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Communication between financial institutions and customers has to improve. On average, each UK adult currently holds a staggering £34,000 in debt. As a country, we are entrenched in a culture of debt and default, where planning for the future takes a backseat to the much more urgent task of making it to the next paycheck. The ONS reports that 26% of us are using more credit than usual to cover essentials while we wait the cost of living crisis out. People are struggling, and we’re beginning to see the consequences across the industry.
In April alone, 700,000 people in Britain missed payments on their rent and mortgages, and the FCA estimates that another 750,000 are at risk over the next two years as 1.6 million homeowners reach the end of fixed-rate deals only to find an enormous payment shock waiting for them due to the hike in interest rates.
With 37% of us now suffering from financial stress (second only to the workplace as the primary cause of anxiety in the UK), it’s fair to say that the millions of unread letters and emails across the UK are illustrating the crux of the problem: people are fearful of corresponding with their banks.
To safeguard customers from what we know is coming, we should be finding new, more effective ways to communicate – looking to the past for a steer on what we can change for the future.
A crucial takeaway from the 2008 crisis was the need for better transparency in financial products. The giving out of products without proper explanation or confirmation of understanding from borrowers led to a wave of defaults when customers couldn’t afford the rising payments.
To avoid bad outcomes, institutions must prioritise communicating the benefits and risks of products in a way that optimises comprehension. This entails using plain language that the average person can understand and providing comprehensive documentation regarding terms and conditions. Clear, accurate, and timely disclosure is crucial for building trust between banks and their customers.
We are, thankfully, a long way from where we were. The use of misleading marketing tactics for financial products in the lead-up to the 2008 crisis resulted in harm to both customers and industry.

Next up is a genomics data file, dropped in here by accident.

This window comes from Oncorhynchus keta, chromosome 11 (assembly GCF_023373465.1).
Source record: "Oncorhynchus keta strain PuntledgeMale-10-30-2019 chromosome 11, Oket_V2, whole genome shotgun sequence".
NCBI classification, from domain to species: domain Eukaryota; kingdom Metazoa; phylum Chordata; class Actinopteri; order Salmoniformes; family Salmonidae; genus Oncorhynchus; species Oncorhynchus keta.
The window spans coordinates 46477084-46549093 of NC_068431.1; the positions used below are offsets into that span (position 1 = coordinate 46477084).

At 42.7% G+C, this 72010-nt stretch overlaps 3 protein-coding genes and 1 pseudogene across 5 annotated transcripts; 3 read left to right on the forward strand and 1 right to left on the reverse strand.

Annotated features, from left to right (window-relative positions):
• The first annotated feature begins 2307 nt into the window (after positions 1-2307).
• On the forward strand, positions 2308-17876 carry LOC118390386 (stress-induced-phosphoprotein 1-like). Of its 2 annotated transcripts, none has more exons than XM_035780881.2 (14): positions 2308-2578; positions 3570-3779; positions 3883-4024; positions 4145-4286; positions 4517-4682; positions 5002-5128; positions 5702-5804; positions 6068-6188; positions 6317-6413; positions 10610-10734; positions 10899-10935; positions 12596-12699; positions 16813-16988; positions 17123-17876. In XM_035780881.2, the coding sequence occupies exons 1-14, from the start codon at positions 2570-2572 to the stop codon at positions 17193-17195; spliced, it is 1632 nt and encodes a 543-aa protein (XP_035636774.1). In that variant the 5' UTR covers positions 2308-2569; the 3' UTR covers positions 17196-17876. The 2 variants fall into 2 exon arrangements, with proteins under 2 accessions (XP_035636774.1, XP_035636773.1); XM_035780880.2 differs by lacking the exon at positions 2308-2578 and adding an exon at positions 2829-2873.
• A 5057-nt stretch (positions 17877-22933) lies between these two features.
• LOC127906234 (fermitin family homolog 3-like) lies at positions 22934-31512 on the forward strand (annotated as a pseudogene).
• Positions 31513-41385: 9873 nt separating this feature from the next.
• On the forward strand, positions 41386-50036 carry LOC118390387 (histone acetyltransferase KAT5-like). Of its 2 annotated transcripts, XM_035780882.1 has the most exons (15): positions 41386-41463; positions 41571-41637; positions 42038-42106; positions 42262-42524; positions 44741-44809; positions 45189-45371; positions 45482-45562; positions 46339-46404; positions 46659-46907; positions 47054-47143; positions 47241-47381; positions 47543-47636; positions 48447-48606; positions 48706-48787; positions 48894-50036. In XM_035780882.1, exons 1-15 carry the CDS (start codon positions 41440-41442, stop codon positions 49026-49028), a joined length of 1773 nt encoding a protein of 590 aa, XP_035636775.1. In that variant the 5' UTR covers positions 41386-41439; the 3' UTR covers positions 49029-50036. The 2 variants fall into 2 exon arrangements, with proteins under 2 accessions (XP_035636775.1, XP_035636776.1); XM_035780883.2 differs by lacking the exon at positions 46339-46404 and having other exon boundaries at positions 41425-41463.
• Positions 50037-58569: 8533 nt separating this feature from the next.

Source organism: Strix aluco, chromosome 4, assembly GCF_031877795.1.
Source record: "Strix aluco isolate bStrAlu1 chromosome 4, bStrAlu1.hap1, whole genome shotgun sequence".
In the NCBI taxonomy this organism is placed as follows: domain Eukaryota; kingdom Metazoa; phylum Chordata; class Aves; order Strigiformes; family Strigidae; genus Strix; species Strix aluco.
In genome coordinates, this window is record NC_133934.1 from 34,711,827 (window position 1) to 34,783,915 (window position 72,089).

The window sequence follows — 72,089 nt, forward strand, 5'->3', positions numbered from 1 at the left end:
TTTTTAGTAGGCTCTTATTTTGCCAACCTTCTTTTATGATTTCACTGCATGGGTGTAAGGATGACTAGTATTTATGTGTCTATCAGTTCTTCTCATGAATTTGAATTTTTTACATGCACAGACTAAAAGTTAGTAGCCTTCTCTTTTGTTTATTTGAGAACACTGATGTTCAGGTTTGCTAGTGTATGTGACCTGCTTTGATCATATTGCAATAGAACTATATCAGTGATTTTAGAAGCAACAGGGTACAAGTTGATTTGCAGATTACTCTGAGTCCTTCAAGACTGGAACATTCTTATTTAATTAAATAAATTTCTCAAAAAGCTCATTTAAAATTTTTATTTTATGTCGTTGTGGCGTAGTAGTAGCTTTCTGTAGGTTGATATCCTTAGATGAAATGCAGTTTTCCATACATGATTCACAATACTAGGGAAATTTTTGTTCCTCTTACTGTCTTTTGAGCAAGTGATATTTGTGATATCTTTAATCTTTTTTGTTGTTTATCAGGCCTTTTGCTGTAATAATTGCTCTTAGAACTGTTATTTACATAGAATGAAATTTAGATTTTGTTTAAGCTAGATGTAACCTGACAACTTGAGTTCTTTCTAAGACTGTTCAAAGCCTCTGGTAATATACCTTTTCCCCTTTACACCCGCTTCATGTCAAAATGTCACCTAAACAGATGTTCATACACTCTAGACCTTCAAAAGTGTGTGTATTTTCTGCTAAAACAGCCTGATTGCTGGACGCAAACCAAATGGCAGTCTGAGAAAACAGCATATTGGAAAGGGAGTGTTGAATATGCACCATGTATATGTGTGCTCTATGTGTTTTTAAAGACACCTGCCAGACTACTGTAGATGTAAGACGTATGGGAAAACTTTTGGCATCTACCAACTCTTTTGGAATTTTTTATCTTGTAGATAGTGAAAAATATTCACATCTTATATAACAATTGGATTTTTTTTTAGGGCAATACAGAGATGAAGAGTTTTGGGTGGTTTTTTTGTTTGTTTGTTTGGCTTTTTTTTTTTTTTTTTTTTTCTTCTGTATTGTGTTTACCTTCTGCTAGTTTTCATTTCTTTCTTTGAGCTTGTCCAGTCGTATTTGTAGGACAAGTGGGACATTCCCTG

Moving into a more customer-centric era, all communication must be based on honesty, encouraging people to be curious about their products, ask questions, and interrogate their institutions. Here, we not only undo some of the damage done, we also safeguard customers by arming them with the tools they need to advocate for themselves.
3. Education and Financial Literacy
Institutions should be actively engaging and educating customers about financial products and services. Workshops, seminars, apps, and downloadable resources are all paramount to empowering customers and avoiding financial harm. An informed customer is better equipped to make decisions and contribute to overall financial stability.
Complex financial products and customer confusion were the hallmarks of the 2008 crisis. Firms failed to properly communicate the complexities and risks associated with various products, leaving customers in the dark about potential consequences. By comparison, institutions must become leaders in education. Information should be crystal clear, relevant, and easy to explore. This provides an extra layer of protection for customers and the wider industry.
4. Open Dialogue
Customers often avoid engaging with their financial institutions for fear of the repercussions. Institutions can be completely unaware that the needs and circumstances of a customer have changed, and self-disclosure rates are low. Encouraging dialogue, with reassurances of help as the only result of honesty, is the only way forward. We can do this by changing how we communicate and utilising more modern channels to reach those we don’t hear from.
The 2008 financial crisis severely eroded customer trust. Investing in changing the culture and attitudes towards financial institutions will see far greater success in communication.
Easy access to advice and services is now vital to rebuilding trust with customers. Once a common complaint, burying customer service numbers on vague, rarely maintained web pages is no longer acceptable.
Accessibility is everything. Pathways to assistance must be convenient and user-friendly, considering differing needs and learning styles. These are principles that should be leading a change in company culture, not simply ticking regulatory boxes.
The lessons learned from the 2008 crisis highlight the critical importance of transparent and honest communication between banks and their customers. Open and clear communication is essential for helping customers make informed financial decisions and maintaining trust and confidence in the financial system. The events of 2008 serve as a stark reminder that effective communication is a cornerstone of financial stability and resilience, and it is imperative that banks prioritise it in their interactions with customers. With the FCA’s ominous warning of coming defaults as fixed-rate mortgages come to an end, communication has never been more important for our industry.